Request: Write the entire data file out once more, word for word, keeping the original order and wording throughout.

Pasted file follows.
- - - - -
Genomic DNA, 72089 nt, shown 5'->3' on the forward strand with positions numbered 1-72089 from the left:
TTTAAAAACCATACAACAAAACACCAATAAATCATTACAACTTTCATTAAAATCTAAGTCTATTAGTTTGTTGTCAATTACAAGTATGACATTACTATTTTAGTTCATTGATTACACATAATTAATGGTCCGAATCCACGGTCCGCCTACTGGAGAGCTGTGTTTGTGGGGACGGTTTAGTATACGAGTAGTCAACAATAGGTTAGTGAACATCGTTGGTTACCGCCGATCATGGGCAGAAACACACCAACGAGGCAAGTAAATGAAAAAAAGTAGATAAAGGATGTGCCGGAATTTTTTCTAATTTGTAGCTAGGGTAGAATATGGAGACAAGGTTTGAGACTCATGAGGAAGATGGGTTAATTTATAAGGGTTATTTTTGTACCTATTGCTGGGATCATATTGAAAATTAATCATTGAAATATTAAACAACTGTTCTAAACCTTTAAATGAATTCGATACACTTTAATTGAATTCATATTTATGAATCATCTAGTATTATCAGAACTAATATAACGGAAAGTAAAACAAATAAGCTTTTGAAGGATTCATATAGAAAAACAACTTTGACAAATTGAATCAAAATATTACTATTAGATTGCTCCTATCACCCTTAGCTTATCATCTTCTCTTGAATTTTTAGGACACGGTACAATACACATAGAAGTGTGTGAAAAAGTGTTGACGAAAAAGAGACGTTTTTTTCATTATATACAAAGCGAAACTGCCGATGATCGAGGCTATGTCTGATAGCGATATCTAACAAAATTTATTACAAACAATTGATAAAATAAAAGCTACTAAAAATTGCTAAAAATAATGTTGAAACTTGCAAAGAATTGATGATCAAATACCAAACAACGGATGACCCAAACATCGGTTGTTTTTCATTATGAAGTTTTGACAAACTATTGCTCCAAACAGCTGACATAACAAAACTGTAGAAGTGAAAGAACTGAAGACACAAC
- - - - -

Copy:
Genomic DNA, 72089 nt, shown 5'->3' on the forward strand with positions numbered 1-72089 from the left:
TTTAAAAACCATACAACAAAACACCAATAAATCATTACAACTTTCATTAAAATCTAAGTCTATTAGTTTGTTGTCAATTACAAGTATGACATTACTATTTTAGTTCATTGATTACACATAATTAATGGTCCGAATCCACGGTCCGCCTACTGGAGAGCTGTGTTTGTGGGGACGGTTTAGTATACGAGTAGTCAACAATAGGTTAGTGAACATCGTTGGTTACCGCCGATCATGGGCAGAAACACACCAACGAGGCAAGTAAATGAAAAAAAGTAGATAAAGGATGTGCCGGAATTTTTTCTAATTTGTAGCTAGGGTAGAATATGGAGACAAGGTTTGAGACTCATGAGGAAGATGGGTTAATTTATAAGGGTTATTTTTGTACCTATTGCTGGGATCATATTGAAAATTAATCATTGAAATATTAAACAACTGTTCTAAACCTTTAAATGAATTCGATACACTTTAATTGAATTCATATTTATGAATCATCTAGTATTATCAGAACTAATATAACGGAAAGTAAAACAAATAAGCTTTTGAAGGATTCATATAGAAAAACAACTTTGACAAATTGAATCAAAATATTACTATTAGATTGCTCCTATCACCCTTAGCTTATCATCTTCTCTTGAATTTTTAGGACACGGTACAATACACATAGAAGTGTGTGAAAAAGTGTTGACGAAAAAGAGACGTTTTTTTCATTATATACAAAGCGAAACTGCCGATGATCGAGGCTATGTCTGATAGCGATATCTAACAAAATTTATTACAAACAATTGATAAAATAAAAGCTACTAAAAATTGCTAAAAATAATGTTGAAACTTGCAAAGAATTGATGATCAAATACCAAACAACGGATGACCCAAACATCGGTTGTTTTTCATTATGAAGTTTTGACAAACTATTGCTCCAAACAGCTGACATAACAAAACTGTAGAAGTGAAAGAACTGAAGACACAAC